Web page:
Sontag was saying the same things Wright did. Like him, she was instantly pilloried. She was called a traitor, an enemy of the state, an appeaser, a supporter of Osama bin Laden. But she was right.

Today, after five years of a catastrophic war driven by patriotic vengeance, it’s still not acceptable to disturb the myth of eternal American innocence. As David Bromwich wrote in a recent piece in the New York Review of Books, “the uniformity of the presentation by the mass media after 2001, to the effect that the United States now faced threats arising from a fanaticism with religious roots unconnected to anything America had done or could do, betrayed a stupefying abdication of judgment.” Stupefying indeed: Patriotism has proved to be a stronger opiate of the people than religion.

The taboo against any critical national self-examination has always existed here. But 9/11 sealed it in blood and made it virtually untouchable. Only a few academics, Middle East specialists and outspoken journalists have dared to suggest that U.S. foreign policies played a role in the 9/11 attacks. The Democrats, terrified of being called unpatriotic and “weak on national security,” won’t go there. Which is a big reason that the desperately needed national discussion over how to deal with the Arab/Muslim world after Bush leaves office still hasn’t started.

Turkey has a notorious law, Article 301, that makes “insulting Turkishness” a crime. We’re a lot closer to this than we like to think. In fact, we can expect John McCain’s entire campaign to basically be an American version of Article 301.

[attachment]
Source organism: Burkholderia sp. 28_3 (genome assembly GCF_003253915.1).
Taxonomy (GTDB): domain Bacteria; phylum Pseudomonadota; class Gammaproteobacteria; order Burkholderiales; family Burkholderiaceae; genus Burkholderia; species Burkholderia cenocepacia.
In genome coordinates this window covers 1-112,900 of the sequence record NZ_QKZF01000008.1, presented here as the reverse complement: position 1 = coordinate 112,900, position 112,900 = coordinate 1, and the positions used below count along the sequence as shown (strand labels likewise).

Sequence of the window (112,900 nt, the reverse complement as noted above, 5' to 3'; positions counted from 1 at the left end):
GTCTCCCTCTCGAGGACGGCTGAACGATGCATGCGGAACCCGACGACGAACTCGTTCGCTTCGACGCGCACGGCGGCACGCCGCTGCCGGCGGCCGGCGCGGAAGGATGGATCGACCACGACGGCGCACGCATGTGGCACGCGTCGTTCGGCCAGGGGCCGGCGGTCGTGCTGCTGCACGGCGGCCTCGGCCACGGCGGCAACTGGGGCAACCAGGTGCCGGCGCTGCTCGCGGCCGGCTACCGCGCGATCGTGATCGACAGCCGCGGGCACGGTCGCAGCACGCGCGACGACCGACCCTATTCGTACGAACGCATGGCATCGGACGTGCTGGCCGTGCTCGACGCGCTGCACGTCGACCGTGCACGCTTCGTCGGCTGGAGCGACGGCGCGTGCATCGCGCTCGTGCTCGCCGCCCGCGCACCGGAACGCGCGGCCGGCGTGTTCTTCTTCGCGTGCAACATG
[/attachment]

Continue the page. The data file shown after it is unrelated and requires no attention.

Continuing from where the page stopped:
Our currently mandated version of patriotism is banal and genteel, as if we are afraid to dig beneath the surface of America and find out what’s really there. But there is another tradition of patriotism — a prophetic one. It is dark, angry, disturbing, even terrifying. And it cannot be dismissed, for its exponents include figures who exist at the very heart of the way Americans define themselves and their nation. Wright was vilified for saying “God damn America.” But it turns out that the words are inscribed in our national charter.

In “The Shape of Things to Come: Prophecy and the American Voice,” the culture critic Greil Marcus looks at the dark visions articulated and made manifest by John Winthrop, Abraham Lincoln and Martin Luther King Jr. Like Wright, these three figures did more than demand that America live up to its ideals. Whether in their rhetoric or by the example of their lives, they held a prophetic sword over it.